"Both authors wished not to supplant the many books on the subject, but to update methods for the production of Indian crafts. Indeed, this writer agrees with the authors that the books by Ben W. Hunt are probably the best starting point for anyone wishing to try their hand at Indian arts and crafts. But today there are difficulties in obtaining some of the natural raw materials that were once commonly available. And this title under review offers viable alternatives from materials as well as the presentation of multitribal styles. Their hope was to present this information in a more modern format to allow contemporary Native Americans and anyone interested in the subject to produce items that would be found in contemporary society. Thus, one will find instructions for the construction of both traditional garments as well as those in contemporary vogue.
"Included are basic designs for both the plains and woodland Indians, instructions for making both circular and straight leather strippers, suggestions on where to find rawhide, leather, fur, and wood. But the title's major emphasis is to present construction details for such things as the warbonnet and its carrying case, headbands, roach headdresses, men's leather and ribbon shirts, moccasins, chokers, breastplates, bead and quill work, gorgets and several types of necklaces. Covered as well are instructions for making bows and arrows, decorated scabbards, and Hopi rabbit sticks as well as the throwing stick.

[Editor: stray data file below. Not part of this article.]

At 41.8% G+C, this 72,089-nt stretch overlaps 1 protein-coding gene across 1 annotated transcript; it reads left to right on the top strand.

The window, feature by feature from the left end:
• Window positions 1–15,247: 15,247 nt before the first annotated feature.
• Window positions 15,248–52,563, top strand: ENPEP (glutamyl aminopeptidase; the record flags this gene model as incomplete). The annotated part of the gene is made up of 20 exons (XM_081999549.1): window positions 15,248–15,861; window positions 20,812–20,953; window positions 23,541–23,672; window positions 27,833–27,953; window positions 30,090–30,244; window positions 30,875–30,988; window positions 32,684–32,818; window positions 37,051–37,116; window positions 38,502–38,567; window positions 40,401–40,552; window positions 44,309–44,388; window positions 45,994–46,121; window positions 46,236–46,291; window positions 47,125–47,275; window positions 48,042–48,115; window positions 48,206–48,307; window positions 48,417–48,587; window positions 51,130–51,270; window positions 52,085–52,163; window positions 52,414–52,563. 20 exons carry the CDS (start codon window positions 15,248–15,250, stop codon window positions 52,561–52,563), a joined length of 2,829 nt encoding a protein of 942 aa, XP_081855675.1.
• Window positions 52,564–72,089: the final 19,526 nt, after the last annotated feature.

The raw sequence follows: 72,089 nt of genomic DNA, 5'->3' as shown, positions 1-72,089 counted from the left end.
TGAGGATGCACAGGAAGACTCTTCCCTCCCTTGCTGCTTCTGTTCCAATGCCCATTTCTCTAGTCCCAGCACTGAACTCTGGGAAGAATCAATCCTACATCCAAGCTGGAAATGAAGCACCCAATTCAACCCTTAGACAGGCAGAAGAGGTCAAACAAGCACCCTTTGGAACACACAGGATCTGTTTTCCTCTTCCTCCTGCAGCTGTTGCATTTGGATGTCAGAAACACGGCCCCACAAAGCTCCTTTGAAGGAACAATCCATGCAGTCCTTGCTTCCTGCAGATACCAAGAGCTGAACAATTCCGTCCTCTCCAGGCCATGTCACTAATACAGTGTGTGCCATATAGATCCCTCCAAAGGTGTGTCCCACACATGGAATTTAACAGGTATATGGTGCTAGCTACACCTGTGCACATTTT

"Of special importance is the inclusion of items associated with the dance and social gatherings: anklets, dance bustles, women's cloth dance dresses, dance shawls, beaded baseball hats, the fan, cuffs, flutes, bullroarers, and the ceremonial lance. There is enough information on each article's construction to allow most any reader to get an idea how something could be made within most anyone's budget. For those items which do require a large amount of funds and time, the authors correctly caution the reader to be sure that the item is really worth the investment. For the price, Indiancraft itself would be a worthwhile investment." (Chuck Hamsa, Black Powder Times, July 1995, vol. 22, no. 7, p. 11)